How do artists’ choices of materials assign identity and meaning to works of art? How does meaning assign material? In this excerpt from one of my museum tours, I explore the meaningful materials in a Boli Ritual Object of the Bamana people in Mali, Africa. This recording comes complete with all the juicy, unscripted, live-action museum gallery accents including background chatter and beeping proximity alarms.
Permanent collection label:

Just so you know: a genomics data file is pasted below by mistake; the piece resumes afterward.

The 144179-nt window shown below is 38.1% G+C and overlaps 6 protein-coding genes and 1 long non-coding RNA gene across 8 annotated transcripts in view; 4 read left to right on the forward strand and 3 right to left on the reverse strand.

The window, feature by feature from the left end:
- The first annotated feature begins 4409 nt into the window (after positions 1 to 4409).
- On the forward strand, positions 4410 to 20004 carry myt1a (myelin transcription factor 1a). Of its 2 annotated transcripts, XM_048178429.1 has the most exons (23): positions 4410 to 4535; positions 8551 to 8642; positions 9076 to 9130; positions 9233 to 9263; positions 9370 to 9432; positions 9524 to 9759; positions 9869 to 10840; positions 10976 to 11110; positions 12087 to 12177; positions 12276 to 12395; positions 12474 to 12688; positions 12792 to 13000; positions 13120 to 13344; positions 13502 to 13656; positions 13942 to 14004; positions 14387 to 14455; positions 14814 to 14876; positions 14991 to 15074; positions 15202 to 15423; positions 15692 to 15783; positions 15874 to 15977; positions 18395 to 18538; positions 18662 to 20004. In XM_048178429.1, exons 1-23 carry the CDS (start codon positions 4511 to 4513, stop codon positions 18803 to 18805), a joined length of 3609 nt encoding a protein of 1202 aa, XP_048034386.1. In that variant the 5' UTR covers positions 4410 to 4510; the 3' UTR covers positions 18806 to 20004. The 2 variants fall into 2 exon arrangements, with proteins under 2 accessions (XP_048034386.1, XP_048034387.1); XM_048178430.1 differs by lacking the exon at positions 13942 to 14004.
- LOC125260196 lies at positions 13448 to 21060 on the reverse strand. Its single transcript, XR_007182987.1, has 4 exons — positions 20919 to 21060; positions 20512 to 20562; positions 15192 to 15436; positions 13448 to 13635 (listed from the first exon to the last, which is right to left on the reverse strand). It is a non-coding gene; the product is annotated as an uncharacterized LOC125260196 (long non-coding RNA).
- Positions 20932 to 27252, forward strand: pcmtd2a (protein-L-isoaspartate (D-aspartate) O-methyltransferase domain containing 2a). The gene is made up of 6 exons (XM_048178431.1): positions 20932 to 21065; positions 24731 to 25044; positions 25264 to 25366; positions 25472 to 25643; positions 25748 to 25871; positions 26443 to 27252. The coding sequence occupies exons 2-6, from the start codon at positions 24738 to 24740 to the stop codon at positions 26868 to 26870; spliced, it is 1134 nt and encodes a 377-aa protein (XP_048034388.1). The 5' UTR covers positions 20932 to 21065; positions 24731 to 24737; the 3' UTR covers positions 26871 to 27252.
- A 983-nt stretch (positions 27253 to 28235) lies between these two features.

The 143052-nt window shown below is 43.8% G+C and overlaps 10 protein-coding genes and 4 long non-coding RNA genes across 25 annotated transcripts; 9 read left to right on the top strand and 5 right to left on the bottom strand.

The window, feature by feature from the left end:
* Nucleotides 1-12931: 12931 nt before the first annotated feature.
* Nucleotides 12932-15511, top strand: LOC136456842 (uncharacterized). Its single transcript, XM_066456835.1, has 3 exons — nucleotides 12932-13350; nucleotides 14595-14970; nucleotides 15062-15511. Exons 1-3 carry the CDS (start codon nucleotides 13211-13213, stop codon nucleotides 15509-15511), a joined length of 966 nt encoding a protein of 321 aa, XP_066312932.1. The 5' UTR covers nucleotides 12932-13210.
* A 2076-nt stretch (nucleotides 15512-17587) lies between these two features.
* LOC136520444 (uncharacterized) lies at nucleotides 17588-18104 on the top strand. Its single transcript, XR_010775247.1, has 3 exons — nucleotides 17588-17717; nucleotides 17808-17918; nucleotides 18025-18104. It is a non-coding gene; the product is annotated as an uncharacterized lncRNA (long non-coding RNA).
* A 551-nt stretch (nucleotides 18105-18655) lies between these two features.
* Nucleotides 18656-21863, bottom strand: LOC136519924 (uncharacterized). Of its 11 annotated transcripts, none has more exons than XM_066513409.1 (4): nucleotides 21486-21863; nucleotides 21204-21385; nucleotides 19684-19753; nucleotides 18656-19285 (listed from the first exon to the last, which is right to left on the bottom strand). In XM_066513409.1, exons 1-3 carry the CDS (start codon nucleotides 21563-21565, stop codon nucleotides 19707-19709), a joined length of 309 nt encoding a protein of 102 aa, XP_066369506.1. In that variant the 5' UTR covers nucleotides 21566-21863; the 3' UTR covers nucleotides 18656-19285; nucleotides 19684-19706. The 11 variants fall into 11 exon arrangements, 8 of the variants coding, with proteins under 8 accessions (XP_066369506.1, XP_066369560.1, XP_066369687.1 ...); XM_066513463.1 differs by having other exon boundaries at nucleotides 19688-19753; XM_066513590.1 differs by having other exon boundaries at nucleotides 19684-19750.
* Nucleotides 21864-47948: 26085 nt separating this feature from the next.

Bamana sculpture often functions as a mediating force between the spirit and human realms. Ritual objects, such as this amorphously shaped boli, are commissioned and cared for by age-grade associations. A boli has a wood core wrapped with cotton cloth, into which spiritually charged packets are bound. Sacrificial materials, including animal blood and grains, are applied to its surface, giving it a crusty exterior. These sacrifices symbolize the layering of secret knowledge, imbuing the boli with nyama (life force). A boli is stored with other sacred objects in a shrine house and may only be seen by members of the association to which it belongs.